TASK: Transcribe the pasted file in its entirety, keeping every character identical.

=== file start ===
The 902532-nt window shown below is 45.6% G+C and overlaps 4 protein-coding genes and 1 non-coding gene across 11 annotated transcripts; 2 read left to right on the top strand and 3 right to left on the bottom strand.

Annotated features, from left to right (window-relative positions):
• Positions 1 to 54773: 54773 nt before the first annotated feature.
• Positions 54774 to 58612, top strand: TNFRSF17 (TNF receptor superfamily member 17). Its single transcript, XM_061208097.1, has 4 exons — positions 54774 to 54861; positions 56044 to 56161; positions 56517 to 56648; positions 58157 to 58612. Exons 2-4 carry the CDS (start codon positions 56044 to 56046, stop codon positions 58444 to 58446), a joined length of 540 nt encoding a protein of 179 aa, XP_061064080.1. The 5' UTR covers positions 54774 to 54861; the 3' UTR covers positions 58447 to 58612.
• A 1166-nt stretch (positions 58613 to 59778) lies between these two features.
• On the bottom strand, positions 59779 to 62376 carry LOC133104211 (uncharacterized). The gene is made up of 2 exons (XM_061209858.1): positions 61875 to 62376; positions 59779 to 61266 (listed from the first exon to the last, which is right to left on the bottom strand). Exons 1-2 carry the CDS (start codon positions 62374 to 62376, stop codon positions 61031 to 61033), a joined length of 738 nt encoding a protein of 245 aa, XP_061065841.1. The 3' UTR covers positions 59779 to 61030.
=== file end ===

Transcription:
The 902532-nt window shown below is 45.6% G+C and overlaps 4 protein-coding genes and 1 non-coding gene across 11 annotated transcripts; 2 read left to right on the top strand and 3 right to left on the bottom strand.

Annotated features, from left to right (window-relative positions):
• Positions 1 to 54773: 54773 nt before the first annotated feature.
• Positions 54774 to 58612, top strand: TNFRSF17 (TNF receptor superfamily member 17). Its single transcript, XM_061208097.1, has 4 exons — positions 54774 to 54861; positions 56044 to 56161; positions 56517 to 56648; positions 58157 to 58612. Exons 2-4 carry the CDS (start codon positions 56044 to 56046, stop codon positions 58444 to 58446), a joined length of 540 nt encoding a protein of 179 aa, XP_061064080.1. The 5' UTR covers positions 54774 to 54861; the 3' UTR covers positions 58447 to 58612.
• A 1166-nt stretch (positions 58613 to 59778) lies between these two features.
• On the bottom strand, positions 59779 to 62376 carry LOC133104211 (uncharacterized). The gene is made up of 2 exons (XM_061209858.1): positions 61875 to 62376; positions 59779 to 61266 (listed from the first exon to the last, which is right to left on the bottom strand). Exons 1-2 carry the CDS (start codon positions 62374 to 62376, stop codon positions 61031 to 61033), a joined length of 738 nt encoding a protein of 245 aa, XP_061065841.1. The 3' UTR covers positions 59779 to 61030.